BERLIN — A massive aquarium in Berlin burst open early Friday, spilling debris, water and more than a thousand tropical fish from the AquaDom tourist attraction in the heart of the German capital.
Police said parts of the building, which also contains a hotel, cafes and a chocolate shop, were damaged when 1 million liters (264,000 gallons) of water spilled from the aquarium shortly before 6 a.m. (05:00 GMT). Berlin firefighters said two people were slightly injured.
The company that owns the AquaDom, Union Investment Real Estate, said in a statement Friday afternoon that the reasons for the incident were “still unclear.”
Mayor Franziska Giffey said the incident had caused a “true tsunami” of water, but early morning timing would have prevented many more injuries.
“Despite all the devastation, we were still very lucky,” she said. “We would have suffered terrible human damage” if the aquarium had burst even an hour later, once people were awake in the hotel and surrounding area again, she said.
The 80-foot-tall AquaDom was described as the world’s largest cylindrical tank and contained more than a thousand tropical fish before the incident. Among the 80 species of fish it housed were blue tang and clownfish, two colorful species known from the popular animated movie “Finding Nemo”.
“Unfortunately, none of the 1,500 fish could be saved,” Giffey said.
Efforts were made Friday afternoon to rescue another 400 to 500 smaller fish housed in aquariums below the hotel lobby. Without electricity, their tanks would not receive the necessary oxygen for survival, officials said.
“Now it’s about evacuating them quickly,” Almut Neumann, a city official responsible for environmental issues for Berlin’s Mitte district, told Germany’s dpa news agency.
Several organizations, including the Berlin Zoo, offered to take in the surviving fish.
Aquarium operator Sea Life said it was saddened by the incident and tried to get more information about the incident from the owners of the AquaDom.
Sea Life’s own aquarium is located in the same building and visitors can visit it and the AquaDom with one ticket.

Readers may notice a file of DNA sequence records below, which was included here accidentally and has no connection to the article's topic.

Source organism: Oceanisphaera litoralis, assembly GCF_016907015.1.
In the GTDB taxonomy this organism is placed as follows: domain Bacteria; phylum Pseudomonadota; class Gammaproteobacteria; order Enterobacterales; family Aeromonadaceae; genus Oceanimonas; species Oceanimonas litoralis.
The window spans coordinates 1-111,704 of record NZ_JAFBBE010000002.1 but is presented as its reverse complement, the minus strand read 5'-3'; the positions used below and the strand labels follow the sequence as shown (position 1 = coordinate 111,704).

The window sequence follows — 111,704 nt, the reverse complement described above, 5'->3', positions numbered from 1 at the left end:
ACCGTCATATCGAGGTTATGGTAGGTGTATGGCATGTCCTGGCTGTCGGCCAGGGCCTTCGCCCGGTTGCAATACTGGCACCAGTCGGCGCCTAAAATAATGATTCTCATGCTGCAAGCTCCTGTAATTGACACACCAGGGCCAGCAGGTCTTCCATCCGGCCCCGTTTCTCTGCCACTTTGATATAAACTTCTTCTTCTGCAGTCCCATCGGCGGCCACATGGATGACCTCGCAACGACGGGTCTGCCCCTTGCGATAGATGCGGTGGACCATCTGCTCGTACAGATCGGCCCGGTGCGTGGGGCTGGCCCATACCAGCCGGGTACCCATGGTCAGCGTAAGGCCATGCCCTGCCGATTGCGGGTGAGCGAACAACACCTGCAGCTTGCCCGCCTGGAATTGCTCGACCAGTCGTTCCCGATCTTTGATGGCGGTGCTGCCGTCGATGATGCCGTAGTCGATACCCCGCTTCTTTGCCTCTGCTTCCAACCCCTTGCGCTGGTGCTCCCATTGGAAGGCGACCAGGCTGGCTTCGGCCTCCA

It was speculated that freezing temperatures dropping to minus 10 degrees Celsius (14 degrees Fahrenheit) at night caused a crack in the acrylic glass tank, which then exploded under the weight of the water. According to the police, there is no evidence that the incident was the result of a malicious act.
About 300 guests and employees had to be evacuated from the hotel surrounding the aquarium, police said.
Sandra Weeser, a German lawmaker who stayed at the hotel, said she was awakened by a big bang and thought there might have been an earthquake.
“There are (glass) shards everywhere. The furniture, everything is flooded with water,” she said. “It’s kind of like a war zone.”
Police said a Lindt chocolate shop and several restaurants in the same building complex, as well as an underground parking garage next to the hotel, suffered damage. A spokesman for the fire department said building safety experts were assessing the extent to which the hotel had suffered structural damage.
Hours after the incident, trucks began clearing debris that spilled onto the street in front of the hotel. Brightly colored Lindt chocolate wrappers were scattered in front of the building where the chocolate shop had been damaged. A small crowd of tourists and onlookers snapped photos from behind the police line across the street.
The aquarium, which was last modernized in 2020, is a major tourist magnet in Berlin. The 10 minute elevator ride through the tropical tank was one of the highlights of the attraction.
Animal rights group PETA tweeted Thursday that the aquarium became a “death trap” for the fish housed in it. “This man-made tragedy shows that aquariums are not a safe place for fish and other marine life,” they wrote.
Iva Yudinski, a tourist from Israel who stayed at the hotel, said she was shocked by the incident
“Yesterday we looked at it and we were so amazed (by) its beauty,” she said. “Suddenly it’s all gone. Everything is a mess, a total mess.”